For instance, my client came back and told me to keep the backdrop off-white, but remove the color cast. If I’d been timid and not asked and either left it alone or just assumed it should be bright white, my client wouldn’t have been happy with the results. That’s a very specific instruction that had no correct or incorrect aesthetic answer. Having seen the photos, I can tell you that all 3 options would have looked good. Don’t be shy and don’t assume.

 

Similar story with the shiny/dewy skin. That’s the sort of change that can go either way and people have strong aesthetic opinions on it.

 

That said, some assumptions are okay, especially with long term clients. This same client often sends me less critical jobs and just tells me to do my thing and I ask him few to no questions. You can get a feel for this on a client to client basis and an image to image basis.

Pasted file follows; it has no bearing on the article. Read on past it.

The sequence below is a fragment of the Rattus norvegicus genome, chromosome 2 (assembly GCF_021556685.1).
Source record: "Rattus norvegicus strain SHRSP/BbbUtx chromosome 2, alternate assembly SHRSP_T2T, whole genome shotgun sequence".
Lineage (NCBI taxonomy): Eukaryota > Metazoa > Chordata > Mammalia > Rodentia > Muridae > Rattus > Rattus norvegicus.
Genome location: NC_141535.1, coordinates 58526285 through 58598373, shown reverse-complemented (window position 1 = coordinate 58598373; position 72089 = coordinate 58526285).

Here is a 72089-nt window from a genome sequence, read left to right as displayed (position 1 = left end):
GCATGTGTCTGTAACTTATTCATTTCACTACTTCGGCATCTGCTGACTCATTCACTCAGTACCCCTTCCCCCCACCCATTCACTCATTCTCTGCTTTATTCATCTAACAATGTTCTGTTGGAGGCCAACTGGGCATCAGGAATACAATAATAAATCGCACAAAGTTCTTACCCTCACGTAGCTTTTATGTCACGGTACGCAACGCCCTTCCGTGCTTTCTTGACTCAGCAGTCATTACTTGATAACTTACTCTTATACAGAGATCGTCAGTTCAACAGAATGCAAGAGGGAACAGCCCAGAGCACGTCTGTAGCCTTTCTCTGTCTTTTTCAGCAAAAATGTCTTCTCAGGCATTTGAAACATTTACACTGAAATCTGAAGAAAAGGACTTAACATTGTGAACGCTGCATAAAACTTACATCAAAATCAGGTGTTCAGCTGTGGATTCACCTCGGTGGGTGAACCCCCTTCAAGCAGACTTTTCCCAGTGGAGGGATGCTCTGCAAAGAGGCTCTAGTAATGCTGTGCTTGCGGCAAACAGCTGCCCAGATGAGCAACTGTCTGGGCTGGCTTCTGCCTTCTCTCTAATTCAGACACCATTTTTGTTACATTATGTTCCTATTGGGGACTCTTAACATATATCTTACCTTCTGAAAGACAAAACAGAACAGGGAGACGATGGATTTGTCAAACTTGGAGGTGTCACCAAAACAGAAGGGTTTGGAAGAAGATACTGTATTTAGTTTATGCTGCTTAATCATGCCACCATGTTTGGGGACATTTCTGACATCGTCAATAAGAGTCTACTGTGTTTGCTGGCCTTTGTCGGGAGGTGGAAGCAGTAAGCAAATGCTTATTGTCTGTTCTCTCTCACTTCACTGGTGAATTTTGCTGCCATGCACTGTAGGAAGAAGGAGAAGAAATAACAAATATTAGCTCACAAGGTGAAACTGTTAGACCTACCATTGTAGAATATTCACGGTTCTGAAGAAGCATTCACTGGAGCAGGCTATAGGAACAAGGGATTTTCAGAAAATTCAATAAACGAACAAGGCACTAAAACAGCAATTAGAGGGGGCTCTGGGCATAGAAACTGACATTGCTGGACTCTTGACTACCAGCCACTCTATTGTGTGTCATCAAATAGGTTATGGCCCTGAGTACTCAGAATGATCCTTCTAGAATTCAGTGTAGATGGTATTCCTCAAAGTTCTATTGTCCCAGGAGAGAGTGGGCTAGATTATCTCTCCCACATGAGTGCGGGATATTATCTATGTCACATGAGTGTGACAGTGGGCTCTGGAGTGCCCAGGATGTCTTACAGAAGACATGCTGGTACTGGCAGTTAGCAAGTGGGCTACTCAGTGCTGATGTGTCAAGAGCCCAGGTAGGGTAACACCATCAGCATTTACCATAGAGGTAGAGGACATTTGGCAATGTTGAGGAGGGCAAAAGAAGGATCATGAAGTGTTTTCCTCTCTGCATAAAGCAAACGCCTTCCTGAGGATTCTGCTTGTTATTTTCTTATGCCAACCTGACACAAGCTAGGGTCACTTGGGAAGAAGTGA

Side note: I highly recommend using bullet points or numbered lists in your e-mails. I have gotten far too many responses where it’s clear that my client has lost track of what I’m telling them or asking them and missed things so I have to repeat myself. Lists, especially numbered lists, make it easy for them to respond point by point by just glancing back at your original message. I’ve found this just streamlines my communications. It’s a very small thing, but helpful.

 

Because I’ve figured out how to be gentle and tactful, I generally find that I have very few communication problems with my clients and in fact I consider many of them friends. When I first started out, this wasn’t necessarily the case. I, personally, tended to come down on the side of being too timid. Timidity and tactlessness are both equally dangerous traps for retouchers. You can grow your confidence by remembering that people are coming to you for a reason: they value your opinions and your expertise. You can hone your tact by considering some of the suggestions above and thinking about how you’d like people to talk to you about your own work.